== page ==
We took cab (as usual, in a rush) to Sister Maria Francesca, at catacomb of Priscilla, which I saw on a tour with a nun while Estelle conferred with Maria, a darling, bird-like nun. Estelle was doing research, I did I tiny bit of looking for her, saw the doll which she brought to the sister, and we left at 5, by bus, stopping for our usual cappuccino and sweet, got home, turned around, and rushed back out for bus to meet Bizzy (archaeologist Anna Maria Bisi) and Carlo (Ingrassia) - at a certain piazza. We couldn’t find the place where they were at first - Estelle walking in middle of street, cars whizzing by. I was panicky. It was dark. This was around famous church where the Pope goes sometimes (San Giovanni Laterano). We met - they are so nice and interesting and adorable. They took us to their restaurant where we again had fettuccine with wild mushrooms and since we knew they were paying, we didn’t order meat which I wanted. Eggplant casserole with gobs of mozzarella cheese. All too much. Estelle talked her business and received the help she wanted. Carlo is the director in the Ministry of Education and doesn’t have to worry about his job. They took us home. Estelle started to pack. Again, bed at midnight. I took a “shower” - second bath in 2 weeks.

Anna Maria Bisi, Estelle Brettman, and Carlo Ingrassia in Rome, 1985 (ICS archives).

Anna Maria Bisi, Louise LaGorce Hickey, and Carlo Ingrassia, Rome, 1985 (ICS archives).

 

Friday, November 2 - Up at 6 to pack. Movers coming tonight. I made Estelle’s breakfast and lunch for three. Went to airport to wait for Dorothy, arriving from Boston. Then we got to Ostia, then German Library. We went to American Library (American Academy in Rome) where she talked security into letting Dorothy and me in. Her usual fashion. So much to do, so little time til we leave early next Wednesday morning.

We went with Estelle everywhere for appointments. Didn’t have dinner at her favorite restaurant. Dorothy didn’t like the price nor the tip, but she hadn’t been indoctrinated. She couldn’t get into her apartment to check in until about 8, then we had dinner and whatever,and returned her to the apartment at about midnight. We parked car nearby. Dorothy has been exhausted, just arriving and no chance to rest. We continued to pack. The nurse came and took beds. One nurse, one man. We called cab, and he loaded taxi, even outside. Estelle and I moved over to Baldo’s. You should have seen us.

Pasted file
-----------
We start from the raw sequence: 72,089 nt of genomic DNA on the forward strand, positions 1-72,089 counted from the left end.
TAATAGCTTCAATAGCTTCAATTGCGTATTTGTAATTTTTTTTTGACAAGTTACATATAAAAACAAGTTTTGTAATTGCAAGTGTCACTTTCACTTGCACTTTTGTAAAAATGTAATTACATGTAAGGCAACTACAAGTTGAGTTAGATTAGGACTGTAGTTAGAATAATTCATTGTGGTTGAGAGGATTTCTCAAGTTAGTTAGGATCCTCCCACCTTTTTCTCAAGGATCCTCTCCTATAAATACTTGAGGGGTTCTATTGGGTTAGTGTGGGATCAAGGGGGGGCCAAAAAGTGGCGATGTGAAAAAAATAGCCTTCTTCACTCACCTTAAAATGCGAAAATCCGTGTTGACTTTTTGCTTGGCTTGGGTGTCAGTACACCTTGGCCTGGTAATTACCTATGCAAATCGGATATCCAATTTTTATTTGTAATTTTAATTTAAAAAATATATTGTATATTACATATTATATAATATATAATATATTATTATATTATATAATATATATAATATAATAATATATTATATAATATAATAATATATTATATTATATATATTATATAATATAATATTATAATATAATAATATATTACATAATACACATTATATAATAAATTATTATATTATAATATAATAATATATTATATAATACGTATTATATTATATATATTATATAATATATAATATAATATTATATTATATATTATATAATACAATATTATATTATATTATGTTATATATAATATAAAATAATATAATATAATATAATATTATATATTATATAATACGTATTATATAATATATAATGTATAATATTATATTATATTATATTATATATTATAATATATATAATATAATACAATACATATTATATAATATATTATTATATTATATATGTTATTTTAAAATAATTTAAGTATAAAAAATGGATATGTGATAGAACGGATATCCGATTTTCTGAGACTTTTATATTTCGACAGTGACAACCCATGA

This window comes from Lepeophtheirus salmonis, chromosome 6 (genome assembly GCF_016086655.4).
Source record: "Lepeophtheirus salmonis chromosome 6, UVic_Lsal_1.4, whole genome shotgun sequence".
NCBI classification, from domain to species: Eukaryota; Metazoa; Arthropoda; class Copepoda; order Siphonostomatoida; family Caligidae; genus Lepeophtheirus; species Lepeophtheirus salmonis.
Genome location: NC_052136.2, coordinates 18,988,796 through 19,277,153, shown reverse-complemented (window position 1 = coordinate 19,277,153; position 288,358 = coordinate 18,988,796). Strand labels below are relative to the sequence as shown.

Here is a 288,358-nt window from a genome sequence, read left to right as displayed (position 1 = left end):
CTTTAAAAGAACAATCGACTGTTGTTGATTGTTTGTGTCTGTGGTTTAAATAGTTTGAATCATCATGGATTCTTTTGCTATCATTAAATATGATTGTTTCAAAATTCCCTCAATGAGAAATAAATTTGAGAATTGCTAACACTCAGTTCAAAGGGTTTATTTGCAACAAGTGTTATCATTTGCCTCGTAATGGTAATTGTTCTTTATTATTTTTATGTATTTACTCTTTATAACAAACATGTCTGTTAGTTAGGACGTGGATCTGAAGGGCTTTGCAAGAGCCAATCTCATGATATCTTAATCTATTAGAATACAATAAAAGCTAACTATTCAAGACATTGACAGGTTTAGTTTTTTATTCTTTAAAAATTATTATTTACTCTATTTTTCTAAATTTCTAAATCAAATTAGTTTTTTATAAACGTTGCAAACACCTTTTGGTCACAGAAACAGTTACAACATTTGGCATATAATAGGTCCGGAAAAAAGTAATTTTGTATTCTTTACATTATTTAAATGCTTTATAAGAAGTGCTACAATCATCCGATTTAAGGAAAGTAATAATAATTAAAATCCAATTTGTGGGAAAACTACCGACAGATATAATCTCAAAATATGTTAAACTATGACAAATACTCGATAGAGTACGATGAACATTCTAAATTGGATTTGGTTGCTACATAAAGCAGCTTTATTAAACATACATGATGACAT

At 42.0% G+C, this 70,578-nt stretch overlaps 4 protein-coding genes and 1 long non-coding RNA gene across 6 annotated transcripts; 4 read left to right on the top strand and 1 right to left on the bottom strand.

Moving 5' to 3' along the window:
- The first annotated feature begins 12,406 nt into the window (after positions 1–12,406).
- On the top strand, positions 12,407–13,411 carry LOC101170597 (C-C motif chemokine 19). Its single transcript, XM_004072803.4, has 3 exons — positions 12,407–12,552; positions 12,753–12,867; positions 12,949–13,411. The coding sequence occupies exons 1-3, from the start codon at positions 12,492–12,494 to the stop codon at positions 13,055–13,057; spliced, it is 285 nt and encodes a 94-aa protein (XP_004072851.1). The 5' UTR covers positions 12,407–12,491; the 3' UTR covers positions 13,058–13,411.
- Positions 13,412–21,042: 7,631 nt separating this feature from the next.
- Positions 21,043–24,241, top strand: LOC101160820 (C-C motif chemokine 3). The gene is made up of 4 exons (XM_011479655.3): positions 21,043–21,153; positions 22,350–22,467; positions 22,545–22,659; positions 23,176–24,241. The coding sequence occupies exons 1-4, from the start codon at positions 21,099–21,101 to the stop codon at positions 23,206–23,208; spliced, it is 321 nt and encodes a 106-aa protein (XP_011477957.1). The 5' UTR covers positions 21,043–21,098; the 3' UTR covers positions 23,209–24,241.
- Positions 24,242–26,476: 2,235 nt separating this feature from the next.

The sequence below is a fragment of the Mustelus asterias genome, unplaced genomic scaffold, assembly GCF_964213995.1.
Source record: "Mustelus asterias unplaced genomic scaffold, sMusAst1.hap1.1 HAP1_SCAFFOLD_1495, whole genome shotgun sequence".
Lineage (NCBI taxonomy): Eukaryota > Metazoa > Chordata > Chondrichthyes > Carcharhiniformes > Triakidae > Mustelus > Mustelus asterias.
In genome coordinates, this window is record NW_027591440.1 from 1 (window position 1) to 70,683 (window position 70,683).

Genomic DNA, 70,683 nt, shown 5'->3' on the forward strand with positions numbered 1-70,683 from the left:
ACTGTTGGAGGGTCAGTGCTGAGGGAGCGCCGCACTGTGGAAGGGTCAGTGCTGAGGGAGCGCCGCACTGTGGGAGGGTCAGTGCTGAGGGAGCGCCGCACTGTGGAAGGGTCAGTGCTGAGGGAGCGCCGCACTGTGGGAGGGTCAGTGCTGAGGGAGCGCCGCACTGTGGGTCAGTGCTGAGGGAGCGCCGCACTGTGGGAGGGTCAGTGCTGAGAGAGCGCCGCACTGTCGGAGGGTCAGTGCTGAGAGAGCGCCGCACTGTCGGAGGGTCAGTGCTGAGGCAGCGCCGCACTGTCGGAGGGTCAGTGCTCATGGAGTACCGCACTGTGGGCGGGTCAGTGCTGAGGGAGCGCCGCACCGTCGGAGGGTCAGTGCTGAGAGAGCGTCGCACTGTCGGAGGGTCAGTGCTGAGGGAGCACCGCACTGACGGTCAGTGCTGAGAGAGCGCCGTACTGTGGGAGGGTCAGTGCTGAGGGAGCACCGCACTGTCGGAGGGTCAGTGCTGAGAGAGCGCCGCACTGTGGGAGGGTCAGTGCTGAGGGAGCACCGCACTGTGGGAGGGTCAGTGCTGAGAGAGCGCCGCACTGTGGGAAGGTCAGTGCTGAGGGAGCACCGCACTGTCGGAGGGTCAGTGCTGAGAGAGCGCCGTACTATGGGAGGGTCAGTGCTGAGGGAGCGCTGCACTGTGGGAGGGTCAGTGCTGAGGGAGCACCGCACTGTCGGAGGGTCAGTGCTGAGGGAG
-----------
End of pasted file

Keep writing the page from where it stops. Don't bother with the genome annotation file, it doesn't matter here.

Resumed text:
“Panicky” about getting in the door. Couldn’t make double latch work. All that baggage and no place to go at that hour?

Saturday, November 3 - After many phone calls we went to Vatican Museum by cab. In a hurry as usual. She had a date with Persegati. Her usual requests. She took me to the museum part and said she was going back and would return for me at 2 p.m. The minute she left, I realized that I had keys for both apartments. I was devastated. Couldn’t look at anything, except I did reach the wrong way the Sistine Chapel. I went to museum exit and sat for two hours waiting for her and she didn’t leave - had gone to see someone in area about books. I did not tell her what I had done.

We walked to Roberto, good restaurant, for lunch and on way bought fantastic shoes. Most glamorous boots I’ve ever seen, dark blue with maroon stripe for me, Estelle got blue with white trim pumps for Florida on sale, half price, 80,000 lire ($44). I would have gotten more, but he wouldn’t take American Express on sale items. While sitting at table for lunch, shoe man came in and she had left her Visa card on his table. Fortunately, he knew where we were going to eat. After lunch, attempted robbery by gypsy pickpockets under cardboard, they opened my purse, knocked red case from Estelle’s folder. She said she’d call the police. Just one more happenstance in a tremendous comedy of errors. Dorothy had gone to Jewish service in synagogue. Bussed it back. Travelled street to find buyer for furniture man couldn’t pic up. Herculean task. Found a fat jolly man her other guy recommended and he said he would. Wanted us to drink wine with him, etc. Along the way, Estelle found the chairs she wanted for dining room tables she had had made. Met Dorothy at Kosher restaurant in Jewish Ghetto, where they had curfew from sunrise to sunset 1555-1870, I think. Dorothy’s birthday. Estelle treated. Expensive, too. We all took bus back to went to our respective homes. Always a “happening”, no matter where we go. Speed, indecision, but always made it somehow.